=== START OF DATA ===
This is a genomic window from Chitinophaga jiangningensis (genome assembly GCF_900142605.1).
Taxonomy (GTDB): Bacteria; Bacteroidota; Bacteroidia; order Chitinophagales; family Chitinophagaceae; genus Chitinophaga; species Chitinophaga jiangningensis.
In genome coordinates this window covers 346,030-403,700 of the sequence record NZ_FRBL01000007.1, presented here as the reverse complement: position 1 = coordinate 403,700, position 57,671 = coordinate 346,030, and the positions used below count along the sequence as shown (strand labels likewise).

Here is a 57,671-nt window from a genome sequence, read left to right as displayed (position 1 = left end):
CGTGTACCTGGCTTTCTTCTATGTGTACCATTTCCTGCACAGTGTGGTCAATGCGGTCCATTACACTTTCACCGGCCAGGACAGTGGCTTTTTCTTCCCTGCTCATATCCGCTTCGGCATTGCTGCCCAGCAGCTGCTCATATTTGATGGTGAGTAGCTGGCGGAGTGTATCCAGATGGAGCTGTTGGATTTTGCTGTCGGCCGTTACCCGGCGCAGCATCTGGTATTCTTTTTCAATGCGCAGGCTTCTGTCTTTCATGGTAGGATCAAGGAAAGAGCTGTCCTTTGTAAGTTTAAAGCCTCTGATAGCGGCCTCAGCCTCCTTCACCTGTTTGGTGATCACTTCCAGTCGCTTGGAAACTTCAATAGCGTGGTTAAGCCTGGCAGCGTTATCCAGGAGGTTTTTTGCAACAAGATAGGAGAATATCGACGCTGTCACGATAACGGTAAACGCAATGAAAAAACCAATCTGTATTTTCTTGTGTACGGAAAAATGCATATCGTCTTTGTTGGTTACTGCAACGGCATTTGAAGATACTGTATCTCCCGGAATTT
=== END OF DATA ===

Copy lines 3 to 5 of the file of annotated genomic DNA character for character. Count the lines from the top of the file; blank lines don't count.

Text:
In genome coordinates this window covers 346,030-403,700 of the sequence record NZ_FRBL01000007.1, presented here as the reverse complement: position 1 = coordinate 403,700, position 57,671 = coordinate 346,030, and the positions used below count along the sequence as shown (strand labels likewise).

Here is a 57,671-nt window from a genome sequence, read left to right as displayed (position 1 = left end):
CGTGTACCTGGCTTTCTTCTATGTGTACCATTTCCTGCACAGTGTGGTCAATGCGGTCCATTACACTTTCACCGGCCAGGACAGTGGCTTTTTCTTCCCTGCTCATATCCGCTTCGGCATTGCTGCCCAGCAGCTGCTCATATTTGATGGTGAGTAGCTGGCGGAGTGTATCCAGATGGAGCTGTTGGATTTTGCTGTCGGCCGTTACCCGGCGCAGCATCTGGTATTCTTTTTCAATGCGCAGGCTTCTGTCTTTCATGGTAGGATCAAGGAAAGAGCTGTCCTTTGTAAGTTTAAAGCCTCTGATAGCGGCCTCAGCCTCCTTCACCTGTTTGGTGATCACTTCCAGTCGCTTGGAAACTTCAATAGCGTGGTTAAGCCTGGCAGCGTTATCCAGGAGGTTTTTTGCAACAAGATAGGAGAATATCGACGCTGTCACGATAACGGTAAACGCAATGAAAAAACCAATCTGTATTTTCTTGTGTACGGAAAAATGCATATCGTCTTTGTTGGTTACTGCAACGGCATTTGAAGATACTGTATCTCCCGGAATTT